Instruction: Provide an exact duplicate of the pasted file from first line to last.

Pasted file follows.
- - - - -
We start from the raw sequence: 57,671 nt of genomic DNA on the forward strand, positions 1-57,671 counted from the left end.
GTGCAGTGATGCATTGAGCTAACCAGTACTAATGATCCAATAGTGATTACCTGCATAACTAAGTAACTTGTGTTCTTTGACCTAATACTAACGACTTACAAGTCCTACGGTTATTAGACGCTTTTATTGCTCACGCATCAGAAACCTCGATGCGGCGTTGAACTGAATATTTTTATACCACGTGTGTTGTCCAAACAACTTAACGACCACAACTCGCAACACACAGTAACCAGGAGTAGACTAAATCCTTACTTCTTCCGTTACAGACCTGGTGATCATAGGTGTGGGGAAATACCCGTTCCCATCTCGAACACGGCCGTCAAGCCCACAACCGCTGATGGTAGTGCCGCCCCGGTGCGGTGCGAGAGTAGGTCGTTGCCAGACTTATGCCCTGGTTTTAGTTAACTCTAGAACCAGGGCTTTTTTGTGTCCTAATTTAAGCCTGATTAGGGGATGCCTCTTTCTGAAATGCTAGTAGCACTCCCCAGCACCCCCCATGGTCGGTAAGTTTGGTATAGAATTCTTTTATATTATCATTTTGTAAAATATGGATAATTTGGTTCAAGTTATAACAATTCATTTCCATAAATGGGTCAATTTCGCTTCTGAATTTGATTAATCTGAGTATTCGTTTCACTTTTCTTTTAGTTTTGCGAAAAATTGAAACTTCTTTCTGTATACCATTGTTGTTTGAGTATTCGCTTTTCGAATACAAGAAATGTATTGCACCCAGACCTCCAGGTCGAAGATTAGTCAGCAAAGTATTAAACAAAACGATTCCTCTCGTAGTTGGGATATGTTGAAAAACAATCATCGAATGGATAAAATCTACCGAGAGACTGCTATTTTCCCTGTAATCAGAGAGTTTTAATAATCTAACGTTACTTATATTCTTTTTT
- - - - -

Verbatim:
We start from the raw sequence: 57,671 nt of genomic DNA on the forward strand, positions 1-57,671 counted from the left end.
GTGCAGTGATGCATTGAGCTAACCAGTACTAATGATCCAATAGTGATTACCTGCATAACTAAGTAACTTGTGTTCTTTGACCTAATACTAACGACTTACAAGTCCTACGGTTATTAGACGCTTTTATTGCTCACGCATCAGAAACCTCGATGCGGCGTTGAACTGAATATTTTTATACCACGTGTGTTGTCCAAACAACTTAACGACCACAACTCGCAACACACAGTAACCAGGAGTAGACTAAATCCTTACTTCTTCCGTTACAGACCTGGTGATCATAGGTGTGGGGAAATACCCGTTCCCATCTCGAACACGGCCGTCAAGCCCACAACCGCTGATGGTAGTGCCGCCCCGGTGCGGTGCGAGAGTAGGTCGTTGCCAGACTTATGCCCTGGTTTTAGTTAACTCTAGAACCAGGGCTTTTTTGTGTCCTAATTTAAGCCTGATTAGGGGATGCCTCTTTCTGAAATGCTAGTAGCACTCCCCAGCACCCCCCATGGTCGGTAAGTTTGGTATAGAATTCTTTTATATTATCATTTTGTAAAATATGGATAATTTGGTTCAAGTTATAACAATTCATTTCCATAAATGGGTCAATTTCGCTTCTGAATTTGATTAATCTGAGTATTCGTTTCACTTTTCTTTTAGTTTTGCGAAAAATTGAAACTTCTTTCTGTATACCATTGTTGTTTGAGTATTCGCTTTTCGAATACAAGAAATGTATTGCACCCAGACCTCCAGGTCGAAGATTAGTCAGCAAAGTATTAAACAAAACGATTCCTCTCGTAGTTGGGATATGTTGAAAAACAATCATCGAATGGATAAAATCTACCGAGAGACTGCTATTTTCCCTGTAATCAGAGAGTTTTAATAATCTAACGTTACTTATATTCTTTTTT